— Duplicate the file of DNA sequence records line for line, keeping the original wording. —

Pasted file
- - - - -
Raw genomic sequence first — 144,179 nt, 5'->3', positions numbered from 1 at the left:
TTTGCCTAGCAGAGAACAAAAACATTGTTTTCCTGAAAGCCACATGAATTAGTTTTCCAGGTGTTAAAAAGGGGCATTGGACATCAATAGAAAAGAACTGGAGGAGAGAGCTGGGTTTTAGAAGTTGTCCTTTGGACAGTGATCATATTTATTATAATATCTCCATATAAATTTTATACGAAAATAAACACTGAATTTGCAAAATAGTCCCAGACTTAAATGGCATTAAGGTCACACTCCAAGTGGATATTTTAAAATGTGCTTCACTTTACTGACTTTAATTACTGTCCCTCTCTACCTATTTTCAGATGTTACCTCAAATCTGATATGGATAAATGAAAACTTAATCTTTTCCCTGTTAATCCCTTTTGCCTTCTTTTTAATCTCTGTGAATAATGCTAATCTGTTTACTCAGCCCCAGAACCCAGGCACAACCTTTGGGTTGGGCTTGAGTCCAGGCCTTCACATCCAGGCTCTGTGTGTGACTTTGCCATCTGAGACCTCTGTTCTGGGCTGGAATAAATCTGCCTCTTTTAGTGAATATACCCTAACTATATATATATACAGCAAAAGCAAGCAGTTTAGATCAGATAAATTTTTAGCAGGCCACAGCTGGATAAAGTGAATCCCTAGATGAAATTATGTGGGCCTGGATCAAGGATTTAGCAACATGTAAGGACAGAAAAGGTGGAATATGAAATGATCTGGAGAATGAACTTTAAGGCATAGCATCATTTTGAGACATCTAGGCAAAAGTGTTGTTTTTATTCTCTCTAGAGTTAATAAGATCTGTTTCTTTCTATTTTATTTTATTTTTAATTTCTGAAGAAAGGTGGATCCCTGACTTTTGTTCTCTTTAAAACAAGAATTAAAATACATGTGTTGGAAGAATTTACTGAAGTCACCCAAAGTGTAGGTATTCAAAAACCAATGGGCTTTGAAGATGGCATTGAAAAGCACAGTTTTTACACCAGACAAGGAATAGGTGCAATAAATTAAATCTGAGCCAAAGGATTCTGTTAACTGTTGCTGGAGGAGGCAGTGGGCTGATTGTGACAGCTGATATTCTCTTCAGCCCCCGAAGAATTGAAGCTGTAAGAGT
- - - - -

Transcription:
Raw genomic sequence first — 144,179 nt, 5'->3', positions numbered from 1 at the left:
TTTGCCTAGCAGAGAACAAAAACATTGTTTTCCTGAAAGCCACATGAATTAGTTTTCCAGGTGTTAAAAAGGGGCATTGGACATCAATAGAAAAGAACTGGAGGAGAGAGCTGGGTTTTAGAAGTTGTCCTTTGGACAGTGATCATATTTATTATAATATCTCCATATAAATTTTATACGAAAATAAACACTGAATTTGCAAAATAGTCCCAGACTTAAATGGCATTAAGGTCACACTCCAAGTGGATATTTTAAAATGTGCTTCACTTTACTGACTTTAATTACTGTCCCTCTCTACCTATTTTCAGATGTTACCTCAAATCTGATATGGATAAATGAAAACTTAATCTTTTCCCTGTTAATCCCTTTTGCCTTCTTTTTAATCTCTGTGAATAATGCTAATCTGTTTACTCAGCCCCAGAACCCAGGCACAACCTTTGGGTTGGGCTTGAGTCCAGGCCTTCACATCCAGGCTCTGTGTGTGACTTTGCCATCTGAGACCTCTGTTCTGGGCTGGAATAAATCTGCCTCTTTTAGTGAATATACCCTAACTATATATATATACAGCAAAAGCAAGCAGTTTAGATCAGATAAATTTTTAGCAGGCCACAGCTGGATAAAGTGAATCCCTAGATGAAATTATGTGGGCCTGGATCAAGGATTTAGCAACATGTAAGGACAGAAAAGGTGGAATATGAAATGATCTGGAGAATGAACTTTAAGGCATAGCATCATTTTGAGACATCTAGGCAAAAGTGTTGTTTTTATTCTCTCTAGAGTTAATAAGATCTGTTTCTTTCTATTTTATTTTATTTTTAATTTCTGAAGAAAGGTGGATCCCTGACTTTTGTTCTCTTTAAAACAAGAATTAAAATACATGTGTTGGAAGAATTTACTGAAGTCACCCAAAGTGTAGGTATTCAAAAACCAATGGGCTTTGAAGATGGCATTGAAAAGCACAGTTTTTACACCAGACAAGGAATAGGTGCAATAAATTAAATCTGAGCCAAAGGATTCTGTTAACTGTTGCTGGAGGAGGCAGTGGGCTGATTGTGACAGCTGATATTCTCTTCAGCCCCCGAAGAATTGAAGCTGTAAGAGT